Since going public in May, Facebook’s (NASDAQ:FB) stock price has been cut in half. Many retail investors that purchased shares following the social media giant’s debut on the Nasdaq feel like they have been suckered punch in the wallet by the latest Wall Street scheme. However, shares are seeing signs of life today as Facebook’s CEO promises not to zucker punch investors for at least 12 months.
According to a late Tuesday filing with the Securities and Exchange Commission, Mark Zuckerberg has no intention of selling any of his Facebook shares when a lockup expires in late October. In fact, he plans on keeping his shares in the company for at least one year. Zuckerberg is Facebook’s largest shareholder, with about 444 million shares of Class B common stock and an option for an additional 60 million Class B shares. Two directors, Marc Andreessen and Donald Graham will both sell shares, but only enough to settle tax obligations.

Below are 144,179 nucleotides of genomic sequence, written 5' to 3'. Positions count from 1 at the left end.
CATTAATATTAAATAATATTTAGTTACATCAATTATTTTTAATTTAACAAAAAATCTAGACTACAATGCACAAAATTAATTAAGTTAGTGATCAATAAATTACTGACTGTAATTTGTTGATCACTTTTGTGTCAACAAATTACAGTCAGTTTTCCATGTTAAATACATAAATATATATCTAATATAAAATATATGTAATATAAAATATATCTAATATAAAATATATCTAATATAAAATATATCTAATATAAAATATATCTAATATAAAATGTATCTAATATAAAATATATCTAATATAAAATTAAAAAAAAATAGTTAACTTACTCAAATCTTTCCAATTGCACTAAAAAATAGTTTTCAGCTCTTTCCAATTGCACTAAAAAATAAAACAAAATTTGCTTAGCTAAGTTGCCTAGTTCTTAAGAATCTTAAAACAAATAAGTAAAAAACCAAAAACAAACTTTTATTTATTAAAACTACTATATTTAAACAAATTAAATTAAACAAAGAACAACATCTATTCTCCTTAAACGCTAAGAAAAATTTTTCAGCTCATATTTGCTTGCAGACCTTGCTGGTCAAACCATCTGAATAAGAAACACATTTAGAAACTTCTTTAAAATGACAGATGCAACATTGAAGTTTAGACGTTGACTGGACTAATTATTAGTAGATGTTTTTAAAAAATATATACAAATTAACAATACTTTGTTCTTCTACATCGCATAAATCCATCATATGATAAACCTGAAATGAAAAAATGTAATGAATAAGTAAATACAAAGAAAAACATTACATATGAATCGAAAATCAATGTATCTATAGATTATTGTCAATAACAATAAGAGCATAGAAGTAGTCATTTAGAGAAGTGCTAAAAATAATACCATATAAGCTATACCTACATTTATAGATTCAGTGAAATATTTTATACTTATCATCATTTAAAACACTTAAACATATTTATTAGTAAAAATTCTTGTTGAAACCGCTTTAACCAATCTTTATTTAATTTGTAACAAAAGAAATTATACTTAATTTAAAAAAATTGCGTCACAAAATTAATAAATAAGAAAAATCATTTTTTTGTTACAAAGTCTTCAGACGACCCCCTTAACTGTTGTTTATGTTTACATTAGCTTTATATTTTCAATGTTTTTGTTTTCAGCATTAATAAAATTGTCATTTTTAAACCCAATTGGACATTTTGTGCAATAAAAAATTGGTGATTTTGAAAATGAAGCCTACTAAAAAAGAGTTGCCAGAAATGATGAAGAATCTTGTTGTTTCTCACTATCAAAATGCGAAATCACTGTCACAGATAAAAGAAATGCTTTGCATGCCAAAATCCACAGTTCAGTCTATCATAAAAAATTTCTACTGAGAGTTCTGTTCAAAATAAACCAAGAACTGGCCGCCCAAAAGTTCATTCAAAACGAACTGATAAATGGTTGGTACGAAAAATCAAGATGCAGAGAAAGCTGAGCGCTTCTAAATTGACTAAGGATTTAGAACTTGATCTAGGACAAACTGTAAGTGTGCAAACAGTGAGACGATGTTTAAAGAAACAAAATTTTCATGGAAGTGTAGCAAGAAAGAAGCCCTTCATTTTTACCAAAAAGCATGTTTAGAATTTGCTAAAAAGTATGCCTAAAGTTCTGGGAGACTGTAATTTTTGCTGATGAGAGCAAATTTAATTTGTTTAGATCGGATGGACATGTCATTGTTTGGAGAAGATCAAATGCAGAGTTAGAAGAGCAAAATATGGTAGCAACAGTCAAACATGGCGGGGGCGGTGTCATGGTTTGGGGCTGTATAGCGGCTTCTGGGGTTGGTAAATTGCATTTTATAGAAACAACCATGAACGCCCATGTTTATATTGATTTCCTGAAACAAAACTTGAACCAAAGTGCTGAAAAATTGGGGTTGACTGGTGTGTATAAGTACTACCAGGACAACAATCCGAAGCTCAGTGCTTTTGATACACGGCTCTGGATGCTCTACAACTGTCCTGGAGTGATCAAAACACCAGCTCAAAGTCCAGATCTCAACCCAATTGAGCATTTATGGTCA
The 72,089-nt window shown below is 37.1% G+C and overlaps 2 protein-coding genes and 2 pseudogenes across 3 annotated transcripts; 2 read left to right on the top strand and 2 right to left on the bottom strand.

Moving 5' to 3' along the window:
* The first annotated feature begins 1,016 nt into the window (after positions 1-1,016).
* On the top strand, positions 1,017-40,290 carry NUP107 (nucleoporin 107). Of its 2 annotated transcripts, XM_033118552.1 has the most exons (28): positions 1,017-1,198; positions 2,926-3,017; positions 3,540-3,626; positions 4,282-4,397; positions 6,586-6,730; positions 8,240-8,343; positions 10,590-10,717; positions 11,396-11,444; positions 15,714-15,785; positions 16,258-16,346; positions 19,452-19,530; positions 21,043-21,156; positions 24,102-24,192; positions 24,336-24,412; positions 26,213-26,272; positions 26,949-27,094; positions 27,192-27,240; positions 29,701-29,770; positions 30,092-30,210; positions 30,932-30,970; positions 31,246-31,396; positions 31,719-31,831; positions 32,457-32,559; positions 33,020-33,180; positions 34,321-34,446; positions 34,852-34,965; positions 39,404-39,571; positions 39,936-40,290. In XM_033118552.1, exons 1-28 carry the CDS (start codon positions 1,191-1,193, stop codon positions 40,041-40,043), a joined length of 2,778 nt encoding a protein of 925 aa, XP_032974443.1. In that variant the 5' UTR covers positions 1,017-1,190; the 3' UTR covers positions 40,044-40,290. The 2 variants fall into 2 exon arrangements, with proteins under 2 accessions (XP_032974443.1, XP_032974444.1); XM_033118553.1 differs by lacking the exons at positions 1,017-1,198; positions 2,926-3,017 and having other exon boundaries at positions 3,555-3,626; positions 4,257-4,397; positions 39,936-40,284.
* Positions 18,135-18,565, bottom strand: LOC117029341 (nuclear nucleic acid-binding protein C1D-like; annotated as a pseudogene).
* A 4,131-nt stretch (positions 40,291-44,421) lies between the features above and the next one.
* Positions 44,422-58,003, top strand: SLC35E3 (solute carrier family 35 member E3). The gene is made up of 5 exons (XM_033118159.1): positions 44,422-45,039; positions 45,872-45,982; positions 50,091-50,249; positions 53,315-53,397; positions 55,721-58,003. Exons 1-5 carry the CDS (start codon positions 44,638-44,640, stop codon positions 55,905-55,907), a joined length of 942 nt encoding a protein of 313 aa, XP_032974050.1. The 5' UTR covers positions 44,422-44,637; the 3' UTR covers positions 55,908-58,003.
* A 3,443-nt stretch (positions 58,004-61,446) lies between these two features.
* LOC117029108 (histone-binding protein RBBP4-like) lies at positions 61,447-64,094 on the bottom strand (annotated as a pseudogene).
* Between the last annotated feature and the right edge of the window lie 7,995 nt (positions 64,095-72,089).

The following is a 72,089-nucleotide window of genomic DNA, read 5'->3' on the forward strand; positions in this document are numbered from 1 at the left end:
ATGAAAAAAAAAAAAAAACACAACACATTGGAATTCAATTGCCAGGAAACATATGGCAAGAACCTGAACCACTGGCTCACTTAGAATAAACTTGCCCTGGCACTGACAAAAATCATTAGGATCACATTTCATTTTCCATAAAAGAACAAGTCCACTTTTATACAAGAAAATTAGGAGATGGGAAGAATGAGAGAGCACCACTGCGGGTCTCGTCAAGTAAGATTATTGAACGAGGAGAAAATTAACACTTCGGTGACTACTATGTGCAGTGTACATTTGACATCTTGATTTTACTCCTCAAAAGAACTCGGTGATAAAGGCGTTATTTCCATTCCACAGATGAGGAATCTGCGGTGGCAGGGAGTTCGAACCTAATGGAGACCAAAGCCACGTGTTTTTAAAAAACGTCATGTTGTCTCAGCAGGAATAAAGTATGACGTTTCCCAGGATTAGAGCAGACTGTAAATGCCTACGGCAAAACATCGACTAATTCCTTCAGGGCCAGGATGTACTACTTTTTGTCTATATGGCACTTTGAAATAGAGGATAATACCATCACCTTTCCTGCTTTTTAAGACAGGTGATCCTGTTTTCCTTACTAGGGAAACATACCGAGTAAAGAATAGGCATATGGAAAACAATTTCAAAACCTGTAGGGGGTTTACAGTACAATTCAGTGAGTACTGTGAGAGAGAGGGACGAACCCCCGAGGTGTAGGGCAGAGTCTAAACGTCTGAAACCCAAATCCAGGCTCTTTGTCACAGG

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Facebook also announced that it will basically buy back 101 million shares to cover tax charges when it issues previously restricted stock units to employees. This will decrease the number of shares employees would likely sell in the open market to cover tax expenses, as well as reduce Facebook’s float and aid its earnings per share figure. Larry Yu, a Facebook spokesman, said the plan was approved by the company’s compensation committee at the end of August. “We wanted to get the filing out as soon as we could after that meeting as a measure of clarity and transparency,” he explained.
The filing came just in time. On Tuesday, shares of Facebook hit a fresh all-time low of $17.55, representing a 54 percent plunge from the company’s initial public offering price of $38. Groupon (NASDAQ:GRPN), another over-hyped Internet IPO, also hit a new record low of just $4 a share yesterday.
On Wednesday, the positive Facebook news sent shares of the social juggernaut more than 4 percent higher. Other social names such as LinkedIn (NYSE:LNKD), Zynga (NASDAQ:ZNGA) and Yelp (NYSE:YELP) also surged higher.
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